Scammers are using fake fundraising pages in a bid to profit from the deaths of four children who were struck by a ute in Sydney’s west as they walked to buy ice cream.
As the Abdallah family and the community of Oatlands struggle to come to terms with the tragic events on Saturday evening that killed three siblings Antony, 13, Angelina, 12, and Sienna, 8, alongside their 11-year-old cousin Veronique, their unimaginable grief hasn’t been enough to deter online fraudsters.
Thousands of dollars have been wrongly raised across several pages posing as official fundraisers for the family after the four children died when a ute allegedly driven by Samuel William Davidson mounted the footpath along Bettington Road and struck them.
Davidson allegedly returned a 0.15 blood-alcohol content reading – three times the legal limit.
As the wider community rallies around Danny and Leila Abdallah, who revealed her forgiveness for Davidson, tributes and flowers continue to be left at a makeshift memorial for the children.
However, some people who have tried to make a financial contribution to the family have been duped by a series of fake fundraisers online, NSW Police said.
“Police have received a number of reports regarding allegedly fraudulent crowd-funding pages relating to the victims of the Oatlands crash,” a spokesperson told Yahoo News Australia.
Family friends took to social media on Monday to warn of multiple pages circulating online.
“A fake Facebook account was set up yesterday using Leila’s name regarding a fundraiser for the children,” Rosie Lancaster said.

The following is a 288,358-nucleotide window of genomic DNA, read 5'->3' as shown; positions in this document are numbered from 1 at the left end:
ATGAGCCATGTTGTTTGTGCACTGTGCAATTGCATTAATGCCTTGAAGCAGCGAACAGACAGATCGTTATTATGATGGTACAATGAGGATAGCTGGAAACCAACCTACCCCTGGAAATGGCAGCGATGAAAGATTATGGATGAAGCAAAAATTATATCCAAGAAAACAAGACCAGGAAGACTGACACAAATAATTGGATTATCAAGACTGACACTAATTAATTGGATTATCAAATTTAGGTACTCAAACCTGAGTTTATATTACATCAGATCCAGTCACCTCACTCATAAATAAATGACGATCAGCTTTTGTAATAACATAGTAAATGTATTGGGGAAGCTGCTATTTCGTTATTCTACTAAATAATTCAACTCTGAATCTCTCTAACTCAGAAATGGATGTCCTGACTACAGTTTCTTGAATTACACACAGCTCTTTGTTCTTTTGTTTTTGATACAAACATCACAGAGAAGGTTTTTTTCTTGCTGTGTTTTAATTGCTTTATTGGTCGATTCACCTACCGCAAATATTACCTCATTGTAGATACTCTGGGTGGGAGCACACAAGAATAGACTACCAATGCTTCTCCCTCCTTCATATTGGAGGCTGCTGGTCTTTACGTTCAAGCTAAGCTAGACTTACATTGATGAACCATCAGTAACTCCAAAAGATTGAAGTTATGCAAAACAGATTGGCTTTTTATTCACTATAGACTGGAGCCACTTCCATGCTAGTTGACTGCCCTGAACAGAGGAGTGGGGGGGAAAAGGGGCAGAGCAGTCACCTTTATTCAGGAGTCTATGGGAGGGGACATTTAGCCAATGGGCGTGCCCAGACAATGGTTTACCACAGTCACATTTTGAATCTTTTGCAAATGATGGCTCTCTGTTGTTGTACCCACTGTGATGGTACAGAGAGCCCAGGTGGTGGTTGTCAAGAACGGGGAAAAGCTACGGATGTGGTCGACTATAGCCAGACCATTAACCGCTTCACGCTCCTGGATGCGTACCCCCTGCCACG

“Please, please make others aware that this is fake. DO NOT DONATE.”
Dozens responded to her post in disbelief.
“That's just disgusting, so sad thinking there's lowlife scum out there using such a tragedy to try benefit themselves,” one person said.
Police urged the public to remain vigilant online.
“Always check the legitimacy of people asking for donations,” a spokesperson said.
“Do not donate via fundraising pages on platforms that do not verify the legitimacy of the fundraiser or that do not guarantee your money will be returned if the page is determined to be fraudulent.”
A friend of the Abdallahs, Stuart Bonds, has since set up a legitimate fundraiser for the family on Facebook.
“Money cannot solve this. But it can allow their father, Danny to stay at home with his wife and children where he’s needed,” he explained.
Pages believed to be fake should be reported to Scamwatch, police said.
Anyone who has paid money to a scammer should contact their bank and Crimestoppers on 1800 333 000.
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